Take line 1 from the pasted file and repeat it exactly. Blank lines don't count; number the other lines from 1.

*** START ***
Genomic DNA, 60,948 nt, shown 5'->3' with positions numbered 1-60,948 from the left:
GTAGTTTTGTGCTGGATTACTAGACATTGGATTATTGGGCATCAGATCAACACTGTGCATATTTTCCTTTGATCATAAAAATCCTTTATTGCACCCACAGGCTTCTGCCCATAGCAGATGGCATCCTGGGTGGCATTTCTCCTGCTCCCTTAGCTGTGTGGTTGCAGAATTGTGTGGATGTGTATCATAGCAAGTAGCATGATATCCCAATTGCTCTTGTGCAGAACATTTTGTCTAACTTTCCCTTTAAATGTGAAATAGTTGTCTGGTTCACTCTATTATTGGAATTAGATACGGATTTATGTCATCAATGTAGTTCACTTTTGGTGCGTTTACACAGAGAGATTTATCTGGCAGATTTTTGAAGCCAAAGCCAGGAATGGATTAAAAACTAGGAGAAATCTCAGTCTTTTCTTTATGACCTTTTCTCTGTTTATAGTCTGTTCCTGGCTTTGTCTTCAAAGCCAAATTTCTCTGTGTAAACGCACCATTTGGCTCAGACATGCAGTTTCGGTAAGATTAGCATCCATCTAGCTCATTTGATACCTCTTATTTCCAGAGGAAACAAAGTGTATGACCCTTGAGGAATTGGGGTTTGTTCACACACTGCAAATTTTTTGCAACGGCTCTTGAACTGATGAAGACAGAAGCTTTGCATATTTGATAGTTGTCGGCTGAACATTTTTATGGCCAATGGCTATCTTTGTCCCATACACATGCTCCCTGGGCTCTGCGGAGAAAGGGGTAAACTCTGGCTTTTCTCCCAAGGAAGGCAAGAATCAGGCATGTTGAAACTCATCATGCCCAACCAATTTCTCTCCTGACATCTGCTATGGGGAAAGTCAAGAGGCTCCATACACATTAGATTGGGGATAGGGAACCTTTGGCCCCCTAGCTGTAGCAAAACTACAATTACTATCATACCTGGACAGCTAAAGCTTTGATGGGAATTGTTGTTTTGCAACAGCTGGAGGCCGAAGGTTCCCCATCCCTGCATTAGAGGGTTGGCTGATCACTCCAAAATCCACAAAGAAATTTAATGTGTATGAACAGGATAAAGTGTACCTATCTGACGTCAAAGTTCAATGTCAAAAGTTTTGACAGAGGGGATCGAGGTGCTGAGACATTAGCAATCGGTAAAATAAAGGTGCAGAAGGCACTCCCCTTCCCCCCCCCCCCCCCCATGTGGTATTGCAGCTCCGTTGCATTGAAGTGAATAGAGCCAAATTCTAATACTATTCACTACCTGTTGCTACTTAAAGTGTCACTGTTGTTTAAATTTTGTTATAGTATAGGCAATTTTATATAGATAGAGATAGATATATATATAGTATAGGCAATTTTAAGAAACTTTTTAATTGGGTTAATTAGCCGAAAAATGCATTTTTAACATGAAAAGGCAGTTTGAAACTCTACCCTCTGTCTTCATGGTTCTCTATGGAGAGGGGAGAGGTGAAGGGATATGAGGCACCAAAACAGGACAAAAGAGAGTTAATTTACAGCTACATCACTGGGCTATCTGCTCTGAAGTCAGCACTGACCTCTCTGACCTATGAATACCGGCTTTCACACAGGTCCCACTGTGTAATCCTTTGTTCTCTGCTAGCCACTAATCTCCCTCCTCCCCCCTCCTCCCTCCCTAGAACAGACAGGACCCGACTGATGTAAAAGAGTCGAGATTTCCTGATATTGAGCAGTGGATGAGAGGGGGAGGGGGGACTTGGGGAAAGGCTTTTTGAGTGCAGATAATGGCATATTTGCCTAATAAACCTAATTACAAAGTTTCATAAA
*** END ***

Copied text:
Genomic DNA, 60,948 nt, shown 5'->3' with positions numbered 1-60,948 from the left: